At the Canadian National Exhibition Stadium performance on 4 September 1983 in Toronto, Bowie introduced special guest Mick Ronson, who borrowed Earl Slick's guitar and performed "The Jean Genie" with Bowie and band. Mick had only been asked to play the day before, and he later recalled:

I was playing Slick's guitar ... I had heard Slick play solos all night so I decided not to play solos and I just went out and thrashed the guitar. I really thrashed the guitar, I was waving the guitar above my head and all sorts of things. It was funny afterwards because David said, 'You should have seen [Earl Slick's] face...' meaning he looked petrified. I had his prize guitar and I was swinging it around my head and Slick's going 'Waaaa... watch my guitar', you know. I was banging into it and it was going round my head. Poor Slick. I mean, I didn't know it was his special guitar, I just thought it was a guitar, a lump of wood with six strings.[3]

The last show of the tour (8 December 1983) was the third anniversary of John Lennon's death, whom Bowie and Slick had previously worked with in the studio. Slick suggested to Bowie a few days prior to the show that they play "Across the Universe" as a tribute; but Bowie said, "Well if we're going to do it, we might as well do 'Imagine'." They rehearsed the song a couple of times on 5 December (in Bangkok) and then performed the song on the final night of the tour as a tribute to their friend.[3]


The tour was a high point of commercial success for Bowie, who found his new popularity perplexing. Bowie would later remark that with the success of Let's Dance and the Serious Moonlight Tour, he had lost track of who his fans were or what they wanted.[15] One critic would later call this tour his "most accessible" because "it had few props and one costume change, from peach suit to blue."[16]

Bowie later specifically tried to avoid repeating the formula for success from his Serious Moonlight Tour with his 1987 Glass Spider Tour.[17]

The 26 November show in Auckland became – at the time – the most attended concert in the Southern Hemisphere with over 80,000 people in attendance.[18]


This is the setlist from the performance of Pacific Coliseum, Vancouver, British Columbia, Canada, 12 September 1983.

  1. "Look Back in Anger"
  2. ""Heroes""
  3. "What in the World"
  4. "Golden Years"
  5. "Fashion"
  6. "Let's Dance"
  7. "Breaking Glass"
  8. "Life on Mars?"
  9. "Sorrow"
  10. "Cat People (Putting Out Fire)"
  11. "China Girl"
  12. "Scary Monsters (And Super Creeps)"
  13. "Rebel Rebel"
  14. "White Light/White Heat"
  15. "Station to Station"
  16. "Cracked Actor"
  17. "Ashes to Ashes"
  18. "Space Oddity"
  19. "Young Americans"
  20. "Fame"
  21. "TVC 15"


  1. "Star"
  2. "Stay"
  3. "The Jean Genie"

Encore 2:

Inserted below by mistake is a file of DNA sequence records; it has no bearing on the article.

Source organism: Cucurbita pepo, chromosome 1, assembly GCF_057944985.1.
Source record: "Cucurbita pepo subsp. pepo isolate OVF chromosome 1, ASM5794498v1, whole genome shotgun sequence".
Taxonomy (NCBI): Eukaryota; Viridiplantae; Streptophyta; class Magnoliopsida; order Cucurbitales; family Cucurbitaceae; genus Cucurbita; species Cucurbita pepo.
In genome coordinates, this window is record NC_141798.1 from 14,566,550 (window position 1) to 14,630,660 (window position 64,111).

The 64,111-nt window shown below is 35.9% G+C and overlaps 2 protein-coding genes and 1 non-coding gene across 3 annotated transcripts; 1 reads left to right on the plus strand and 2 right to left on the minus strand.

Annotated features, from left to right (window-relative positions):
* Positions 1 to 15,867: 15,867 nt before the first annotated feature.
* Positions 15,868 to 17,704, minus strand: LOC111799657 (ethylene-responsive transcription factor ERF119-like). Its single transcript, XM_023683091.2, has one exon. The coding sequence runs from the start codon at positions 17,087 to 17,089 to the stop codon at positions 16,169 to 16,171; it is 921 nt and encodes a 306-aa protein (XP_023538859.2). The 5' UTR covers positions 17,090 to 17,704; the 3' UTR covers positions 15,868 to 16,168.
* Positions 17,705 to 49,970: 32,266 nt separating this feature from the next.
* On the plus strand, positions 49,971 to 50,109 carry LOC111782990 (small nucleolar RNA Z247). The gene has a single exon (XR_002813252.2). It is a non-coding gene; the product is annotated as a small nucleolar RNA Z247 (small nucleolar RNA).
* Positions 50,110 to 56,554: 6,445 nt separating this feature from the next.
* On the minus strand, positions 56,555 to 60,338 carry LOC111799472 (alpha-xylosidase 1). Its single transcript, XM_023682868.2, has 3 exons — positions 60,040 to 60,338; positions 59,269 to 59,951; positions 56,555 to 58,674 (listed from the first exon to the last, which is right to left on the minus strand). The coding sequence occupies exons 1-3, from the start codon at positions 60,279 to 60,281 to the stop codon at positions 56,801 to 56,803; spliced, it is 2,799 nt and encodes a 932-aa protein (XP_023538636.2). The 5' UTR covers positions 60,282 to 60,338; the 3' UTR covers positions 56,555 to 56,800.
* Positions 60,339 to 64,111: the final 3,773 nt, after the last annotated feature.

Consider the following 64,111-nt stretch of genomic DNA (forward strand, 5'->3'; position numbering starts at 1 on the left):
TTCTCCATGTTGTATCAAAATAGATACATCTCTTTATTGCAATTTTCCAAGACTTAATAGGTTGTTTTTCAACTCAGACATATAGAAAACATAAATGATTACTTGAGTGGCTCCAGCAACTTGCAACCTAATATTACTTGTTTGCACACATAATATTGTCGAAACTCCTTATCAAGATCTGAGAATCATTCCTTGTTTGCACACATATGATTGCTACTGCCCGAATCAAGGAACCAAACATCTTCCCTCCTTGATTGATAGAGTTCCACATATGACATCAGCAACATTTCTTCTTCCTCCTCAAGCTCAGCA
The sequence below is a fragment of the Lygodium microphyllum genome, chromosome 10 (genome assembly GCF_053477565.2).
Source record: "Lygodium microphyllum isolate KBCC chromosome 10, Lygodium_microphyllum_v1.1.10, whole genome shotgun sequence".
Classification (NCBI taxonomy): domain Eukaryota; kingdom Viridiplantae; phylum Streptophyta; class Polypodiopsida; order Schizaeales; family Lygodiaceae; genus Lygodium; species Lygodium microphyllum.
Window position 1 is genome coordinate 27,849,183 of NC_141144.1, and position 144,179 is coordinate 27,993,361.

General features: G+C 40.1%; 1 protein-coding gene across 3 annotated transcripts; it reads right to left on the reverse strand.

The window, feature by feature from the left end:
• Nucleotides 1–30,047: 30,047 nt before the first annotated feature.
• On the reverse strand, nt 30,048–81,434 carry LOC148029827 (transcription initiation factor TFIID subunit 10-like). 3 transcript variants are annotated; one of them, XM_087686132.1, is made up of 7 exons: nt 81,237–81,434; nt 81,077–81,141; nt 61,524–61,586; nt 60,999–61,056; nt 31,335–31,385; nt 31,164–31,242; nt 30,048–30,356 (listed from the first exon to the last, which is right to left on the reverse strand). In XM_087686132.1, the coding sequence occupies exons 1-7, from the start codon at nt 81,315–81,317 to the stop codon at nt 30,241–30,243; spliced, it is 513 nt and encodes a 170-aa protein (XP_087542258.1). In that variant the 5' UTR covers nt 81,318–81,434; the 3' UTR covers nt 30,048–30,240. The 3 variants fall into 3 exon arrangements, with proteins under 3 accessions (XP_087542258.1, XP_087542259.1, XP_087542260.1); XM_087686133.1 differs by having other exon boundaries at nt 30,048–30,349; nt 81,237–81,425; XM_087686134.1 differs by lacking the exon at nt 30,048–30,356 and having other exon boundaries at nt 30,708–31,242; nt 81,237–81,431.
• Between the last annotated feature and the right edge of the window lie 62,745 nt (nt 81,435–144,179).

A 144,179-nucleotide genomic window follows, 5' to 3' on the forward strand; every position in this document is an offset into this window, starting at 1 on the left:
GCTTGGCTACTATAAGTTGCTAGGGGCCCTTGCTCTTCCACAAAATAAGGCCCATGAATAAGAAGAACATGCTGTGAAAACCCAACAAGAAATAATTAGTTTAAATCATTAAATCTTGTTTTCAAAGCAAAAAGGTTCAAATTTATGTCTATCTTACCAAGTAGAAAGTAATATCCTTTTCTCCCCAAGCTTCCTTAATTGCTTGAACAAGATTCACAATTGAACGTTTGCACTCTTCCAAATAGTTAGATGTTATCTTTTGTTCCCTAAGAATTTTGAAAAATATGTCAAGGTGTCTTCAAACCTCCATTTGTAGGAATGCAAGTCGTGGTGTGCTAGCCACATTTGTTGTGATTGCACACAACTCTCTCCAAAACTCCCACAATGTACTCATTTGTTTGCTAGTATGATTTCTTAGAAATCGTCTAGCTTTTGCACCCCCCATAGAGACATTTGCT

1. "Modern Love"


Tour dates

Date City Country Venue Attendance (approx)
18 May 1983 Brussels Belgium Vorst Forest Nationaal
19 May 1983
20 May 1983 Frankfurt West Germany Festhalle
21 May 1983 Munich Olympiahalle
22 May 1983
24 May 1983 Lyon France Palais des Sports de Gerland
25 May 1983
26 May 1983 Fréjus Les Arènes
27 May 1983
29 May 1983 Nantes (Cancelled) Le Beaujoire
North America
30 May 1983 San Bernardino, California United States US Festival
Glen Helen Regional Park
2 June 1983 London England Wembley Arena
3 June 1983
4 June 1983
5 June 1983 Birmingham National Exhibition Centre
6 June 1983
8 June 1983 Paris France Hippodrome D'Auteuil 120,000[1]
9 June 1983
11 June 1983 Gothenburg Sweden Ullevi Stadium 58,000-60,000[1]
12 June 1983
15 June 1983 Bochum West Germany Ruhrstadion
17 June 1983 Bad Segeberg Freilichtbühne
18 June 1983
20 June 1983 West Berlin Waldbühne
24 June 1983 Offenbach am Main Bieberer Berg Stadion
25 June 1983 Rotterdam Netherlands Stadion Feijenoord
26 June 1983
28 June 1983 Edinburgh Scotland Murrayfield Stadium 47,444[1]
30 June 1983 London England Hammersmith Odeon 2,120[1]
1 July 1983 Milton Keynes National Bowl 174,984 (over all 3 nights)[1]
2 July 1983
3 July 1983
North America
11 July 1983 Quebec City, Quebec Canada Colisée de Québec 14,400[1]
12 July 1983 Montreal Montreal Forum
13 July 1983
15 July 1983 Hartford, Connecticut United States Hartford Civic Center
16 July 1983
18 July 1983 Philadelphia The Spectrum
19 July 1983
20 July 1983
21 July 1983
23 July 1983 Syracuse, New York (Re-scheduled)Carrier Dome
25 July 1983 New York City Madison Square Garden
26 July 1983
27 July 1983
29 July 1983 Richfield, Ohio Richfield Coliseum
30 July 1983 Detroit, Michigan Joe Louis Arena
31 July 1983
1 August 1983 Rosemont, Illinois Rosemont Horizon
2 August 1983
3 August 1983
7 August 1983 Edmonton, Alberta Canada Commonwealth Stadium
9 August 1983 Vancouver BC Place
11 August 1983 Tacoma, Washington United States Tacoma Dome
14 August 1983 Los Angeles The Forum
15 August 1983